The treatment of bone and joint implant-associated infections by MDREB is a challenge both for clinicians and microbiologists. The complexity of this type of infection stems, not only from the difficulties of designing an effective antimicrobial treatment, which in cases of hardware retention requires combination therapy [7,8], but also from the presence of the implant itself, which favors the formation of biofilms, conditioning difficulty for bacterial eradication [9]. The characteristics of the population at the highest risk for infection by these microorganisms also make them susceptible to adverse effects of long-term antibiotic treatment, which is required in most cases of implant-associated infection. Recently, new drugs have been included in the therapeutic arsenal for the treatment of MDREB infection [10,11], but as of yet, there are no large randomized clinical trials focused on the performance of these drugs in cases of orthopedic implant-associated infection.
The prognosis of orthopedic device-related infection by MDREB is uncertain. To date, the literature available is scarce, and the few existing reports are small series (three–eight patients), which generally report success rates of less than 50% despite intensive medical and surgical management [12,13], although one series describes a 100% success rate with hardware removal [14].
Our aim is to describe the prevalence of orthopedic implant-associated infections by MDREB over a six-year period in a European tertiary hospital, and to analyze medical and surgical treatment options and results regarding infection control. Secondary outcomes are infection-related patient mortality and sequalae such as residual pain and loss of joint function.

2. Material and Methods

A retrospective analysis of cases of orthopedic device related infections in the Fundación Jiménez Díaz University Hospital, a 686-bed tertiary hospital in Madrid, Spain, during a six-year period (2011–2017) was performed. Out of 482 infections diagnosed and treated by the Bone and Joint Infection Unit, 31 (6.4%) were caused by MDREB. Six patients were excluded from our study as they failed to meet inclusion criteria (presence of orthopedic hardware at the moment of diagnosis, at least one culture positive for MDREB on tissue or hardware samples, and at least six months of follow up post diagnosis, or until death occurred).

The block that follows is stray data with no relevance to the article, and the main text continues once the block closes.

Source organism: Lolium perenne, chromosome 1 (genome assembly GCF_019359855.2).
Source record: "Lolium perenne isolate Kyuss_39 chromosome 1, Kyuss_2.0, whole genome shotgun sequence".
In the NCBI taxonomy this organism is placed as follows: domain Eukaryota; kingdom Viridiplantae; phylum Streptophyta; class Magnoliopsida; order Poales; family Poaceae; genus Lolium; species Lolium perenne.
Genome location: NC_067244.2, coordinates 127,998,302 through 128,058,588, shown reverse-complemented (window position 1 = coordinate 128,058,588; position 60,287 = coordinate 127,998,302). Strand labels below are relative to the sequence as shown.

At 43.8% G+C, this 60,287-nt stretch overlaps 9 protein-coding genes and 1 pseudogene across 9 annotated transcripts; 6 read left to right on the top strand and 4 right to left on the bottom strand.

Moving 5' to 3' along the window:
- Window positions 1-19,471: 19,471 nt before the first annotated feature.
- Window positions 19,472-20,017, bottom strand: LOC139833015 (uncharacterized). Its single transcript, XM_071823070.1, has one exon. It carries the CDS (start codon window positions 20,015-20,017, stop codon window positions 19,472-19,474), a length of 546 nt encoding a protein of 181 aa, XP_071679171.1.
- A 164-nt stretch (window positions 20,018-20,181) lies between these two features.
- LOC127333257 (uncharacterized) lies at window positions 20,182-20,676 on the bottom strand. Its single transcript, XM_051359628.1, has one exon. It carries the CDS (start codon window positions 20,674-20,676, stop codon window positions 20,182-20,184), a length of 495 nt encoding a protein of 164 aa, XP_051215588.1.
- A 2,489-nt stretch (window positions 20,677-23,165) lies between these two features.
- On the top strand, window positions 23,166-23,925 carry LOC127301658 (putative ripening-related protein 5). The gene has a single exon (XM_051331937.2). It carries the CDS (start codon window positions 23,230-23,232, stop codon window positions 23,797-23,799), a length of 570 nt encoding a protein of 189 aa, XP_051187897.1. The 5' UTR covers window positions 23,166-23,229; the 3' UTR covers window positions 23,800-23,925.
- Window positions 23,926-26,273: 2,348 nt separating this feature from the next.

MDREB were defined as any enterobacteria resistant to three or more antimicrobial classes [15]. Cases of prosthetic joint infection were defined using the criteria of the International Consensus Group [16]. Other implant-related infections were defined as the presence of clinical signs of infection such as local signs of inflammation, fever, suppuration, and elevation of serum acute phase reactants, with at least one positive culture from surgically obtained tissue or hardware specimens.
Clinical records were reviewed following a previously determined protocol. Acute infections were considered as those diagnosed less than three months after hardware implantation. The date of diagnosis was considered as the date of the first surgical intervention in which cultures, positive for MDREB, were obtained. Failure was defined as lack of infection control, including persistent signs of infection (fistulae, elevated acute phase reactants), infection-attributable mortality, or the decision to opt for suppressive antibiotic therapy. Information on the functional status of patients at follow-up was also reviewed.
Continuous variables were expressed as average, range, and median where appropriate, and categorical variables as absolute value and/or percentages of the total sample for that variable. Fisher’s exact test with a two-sided p value of less than 0.05 was considered to indicate statistical significance, and to compare averages, Student’s T with a two-sided p value of less than 0.05 was used. Data analysis was performed using IBM® SPSS®, version 22.0. Consent to perform the study was obtained from the Research Ethics Committee of our hospital.